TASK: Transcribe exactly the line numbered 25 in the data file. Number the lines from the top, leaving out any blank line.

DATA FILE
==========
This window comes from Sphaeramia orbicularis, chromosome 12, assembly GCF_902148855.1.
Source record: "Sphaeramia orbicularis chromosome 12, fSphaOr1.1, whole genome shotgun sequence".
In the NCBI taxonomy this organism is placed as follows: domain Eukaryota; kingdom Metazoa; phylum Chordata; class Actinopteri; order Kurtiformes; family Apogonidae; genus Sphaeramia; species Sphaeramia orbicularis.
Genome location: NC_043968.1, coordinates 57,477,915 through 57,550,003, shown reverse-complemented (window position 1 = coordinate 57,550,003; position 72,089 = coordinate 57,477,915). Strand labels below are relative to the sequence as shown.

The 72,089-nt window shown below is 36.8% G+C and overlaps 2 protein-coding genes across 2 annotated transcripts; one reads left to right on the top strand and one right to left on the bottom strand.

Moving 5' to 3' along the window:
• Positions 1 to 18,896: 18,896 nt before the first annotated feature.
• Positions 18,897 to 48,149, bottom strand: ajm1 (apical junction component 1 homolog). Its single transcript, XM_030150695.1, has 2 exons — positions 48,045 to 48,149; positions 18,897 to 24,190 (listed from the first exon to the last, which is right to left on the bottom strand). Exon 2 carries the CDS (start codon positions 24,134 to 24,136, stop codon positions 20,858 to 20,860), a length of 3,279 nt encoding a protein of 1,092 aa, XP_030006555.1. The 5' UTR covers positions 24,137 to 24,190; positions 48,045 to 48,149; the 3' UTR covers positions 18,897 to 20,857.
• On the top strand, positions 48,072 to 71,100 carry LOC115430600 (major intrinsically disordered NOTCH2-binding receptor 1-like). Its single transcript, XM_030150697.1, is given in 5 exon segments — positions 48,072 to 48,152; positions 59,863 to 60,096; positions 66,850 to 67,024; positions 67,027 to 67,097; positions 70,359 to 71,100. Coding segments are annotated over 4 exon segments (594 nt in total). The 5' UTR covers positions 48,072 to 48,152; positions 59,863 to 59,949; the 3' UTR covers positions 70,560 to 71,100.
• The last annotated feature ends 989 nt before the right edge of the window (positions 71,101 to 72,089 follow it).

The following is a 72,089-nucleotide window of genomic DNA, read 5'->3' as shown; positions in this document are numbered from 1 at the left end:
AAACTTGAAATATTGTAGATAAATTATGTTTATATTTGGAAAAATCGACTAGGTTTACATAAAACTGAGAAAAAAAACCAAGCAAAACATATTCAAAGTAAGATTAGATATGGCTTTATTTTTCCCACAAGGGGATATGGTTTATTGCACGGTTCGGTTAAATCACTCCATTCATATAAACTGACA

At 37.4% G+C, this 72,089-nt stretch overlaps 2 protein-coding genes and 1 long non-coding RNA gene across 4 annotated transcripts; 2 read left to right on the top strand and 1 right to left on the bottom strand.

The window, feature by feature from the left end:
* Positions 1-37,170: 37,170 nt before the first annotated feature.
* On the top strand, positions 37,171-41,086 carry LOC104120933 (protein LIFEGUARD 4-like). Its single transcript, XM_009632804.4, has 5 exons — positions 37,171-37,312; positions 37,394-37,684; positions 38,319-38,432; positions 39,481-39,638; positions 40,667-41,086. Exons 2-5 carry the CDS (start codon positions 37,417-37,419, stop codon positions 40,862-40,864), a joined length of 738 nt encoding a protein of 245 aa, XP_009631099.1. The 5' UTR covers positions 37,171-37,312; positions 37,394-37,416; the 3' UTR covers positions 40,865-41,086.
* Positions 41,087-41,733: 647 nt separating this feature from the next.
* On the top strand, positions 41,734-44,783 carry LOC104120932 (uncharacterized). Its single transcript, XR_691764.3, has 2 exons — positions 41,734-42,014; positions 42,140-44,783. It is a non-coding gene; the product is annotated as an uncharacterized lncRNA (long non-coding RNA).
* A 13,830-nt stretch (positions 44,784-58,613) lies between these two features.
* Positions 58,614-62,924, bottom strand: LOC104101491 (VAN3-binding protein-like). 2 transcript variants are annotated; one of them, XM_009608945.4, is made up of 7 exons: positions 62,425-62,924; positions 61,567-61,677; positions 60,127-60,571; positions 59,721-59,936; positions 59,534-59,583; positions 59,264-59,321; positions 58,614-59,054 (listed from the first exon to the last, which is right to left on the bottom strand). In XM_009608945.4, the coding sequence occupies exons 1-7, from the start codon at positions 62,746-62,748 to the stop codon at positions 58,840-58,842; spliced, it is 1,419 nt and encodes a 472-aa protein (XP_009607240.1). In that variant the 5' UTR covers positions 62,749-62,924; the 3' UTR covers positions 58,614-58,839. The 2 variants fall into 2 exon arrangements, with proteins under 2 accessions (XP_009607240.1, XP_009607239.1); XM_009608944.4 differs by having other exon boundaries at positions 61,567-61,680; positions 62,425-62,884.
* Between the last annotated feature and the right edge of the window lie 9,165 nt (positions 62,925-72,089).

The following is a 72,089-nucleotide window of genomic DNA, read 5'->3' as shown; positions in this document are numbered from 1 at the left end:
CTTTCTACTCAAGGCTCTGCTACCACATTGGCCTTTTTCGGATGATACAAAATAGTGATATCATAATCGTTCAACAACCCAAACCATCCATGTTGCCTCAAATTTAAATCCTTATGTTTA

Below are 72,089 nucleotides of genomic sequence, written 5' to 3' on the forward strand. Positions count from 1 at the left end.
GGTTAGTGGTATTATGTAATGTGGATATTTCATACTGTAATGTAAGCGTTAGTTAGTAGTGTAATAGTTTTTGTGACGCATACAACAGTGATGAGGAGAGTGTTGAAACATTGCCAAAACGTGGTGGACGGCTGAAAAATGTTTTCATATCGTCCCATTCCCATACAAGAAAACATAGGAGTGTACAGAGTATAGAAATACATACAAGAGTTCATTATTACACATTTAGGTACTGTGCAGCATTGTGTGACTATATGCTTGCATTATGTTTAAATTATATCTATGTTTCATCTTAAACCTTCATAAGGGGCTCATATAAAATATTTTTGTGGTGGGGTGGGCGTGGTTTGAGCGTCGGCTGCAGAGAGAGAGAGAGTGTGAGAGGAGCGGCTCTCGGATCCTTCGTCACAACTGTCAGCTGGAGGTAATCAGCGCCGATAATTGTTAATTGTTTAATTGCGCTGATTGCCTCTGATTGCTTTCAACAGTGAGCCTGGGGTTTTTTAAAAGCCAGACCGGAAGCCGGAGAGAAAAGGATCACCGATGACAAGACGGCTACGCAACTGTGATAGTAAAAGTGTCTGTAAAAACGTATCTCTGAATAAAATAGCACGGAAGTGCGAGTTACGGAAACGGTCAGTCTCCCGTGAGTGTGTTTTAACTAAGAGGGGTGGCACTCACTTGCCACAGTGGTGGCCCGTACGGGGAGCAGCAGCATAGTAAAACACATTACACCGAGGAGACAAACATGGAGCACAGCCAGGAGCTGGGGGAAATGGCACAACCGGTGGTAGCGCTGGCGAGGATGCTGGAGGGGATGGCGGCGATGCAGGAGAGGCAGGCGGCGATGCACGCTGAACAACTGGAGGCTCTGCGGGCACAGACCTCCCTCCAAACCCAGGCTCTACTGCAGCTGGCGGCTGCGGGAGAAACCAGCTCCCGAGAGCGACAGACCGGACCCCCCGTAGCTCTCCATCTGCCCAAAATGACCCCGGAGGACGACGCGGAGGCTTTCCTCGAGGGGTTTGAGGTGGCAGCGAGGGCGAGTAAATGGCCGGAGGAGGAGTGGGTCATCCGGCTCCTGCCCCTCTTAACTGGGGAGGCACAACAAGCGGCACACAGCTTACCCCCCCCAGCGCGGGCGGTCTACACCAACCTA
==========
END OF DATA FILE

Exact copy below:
GGTTAGTGGTATTATGTAATGTGGATATTTCATACTGTAATGTAAGCGTTAGTTAGTAGTGTAATAGTTTTTGTGACGCATACAACAGTGATGAGGAGAGTGTTGAAACATTGCCAAAACGTGGTGGACGGCTGAAAAATGTTTTCATATCGTCCCATTCCCATACAAGAAAACATAGGAGTGTACAGAGTATAGAAATACATACAAGAGTTCATTATTACACATTTAGGTACTGTGCAGCATTGTGTGACTATATGCTTGCATTATGTTTAAATTATATCTATGTTTCATCTTAAACCTTCATAAGGGGCTCATATAAAATATTTTTGTGGTGGGGTGGGCGTGGTTTGAGCGTCGGCTGCAGAGAGAGAGAGAGTGTGAGAGGAGCGGCTCTCGGATCCTTCGTCACAACTGTCAGCTGGAGGTAATCAGCGCCGATAATTGTTAATTGTTTAATTGCGCTGATTGCCTCTGATTGCTTTCAACAGTGAGCCTGGGGTTTTTTAAAAGCCAGACCGGAAGCCGGAGAGAAAAGGATCACCGATGACAAGACGGCTACGCAACTGTGATAGTAAAAGTGTCTGTAAAAACGTATCTCTGAATAAAATAGCACGGAAGTGCGAGTTACGGAAACGGTCAGTCTCCCGTGAGTGTGTTTTAACTAAGAGGGGTGGCACTCACTTGCCACAGTGGTGGCCCGTACGGGGAGCAGCAGCATAGTAAAACACATTACACCGAGGAGACAAACATGGAGCACAGCCAGGAGCTGGGGGAAATGGCACAACCGGTGGTAGCGCTGGCGAGGATGCTGGAGGGGATGGCGGCGATGCAGGAGAGGCAGGCGGCGATGCACGCTGAACAACTGGAGGCTCTGCGGGCACAGACCTCCCTCCAAACCCAGGCTCTACTGCAGCTGGCGGCTGCGGGAGAAACCAGCTCCCGAGAGCGACAGACCGGACCCCCCGTAGCTCTCCATCTGCCCAAAATGACCCCGGAGGACGACGCGGAGGCTTTCCTCGAGGGGTTTGAGGTGGCAGCGAGGGCGAGTAAATGGCCGGAGGAGGAGTGGGTCATCCGGCTCCTGCCCCTCTTAACTGGGGAGGCACAACAAGCGGCACACAGCTTACCCCCCCCAGCGCGGGCGGTCTACACCAACCTA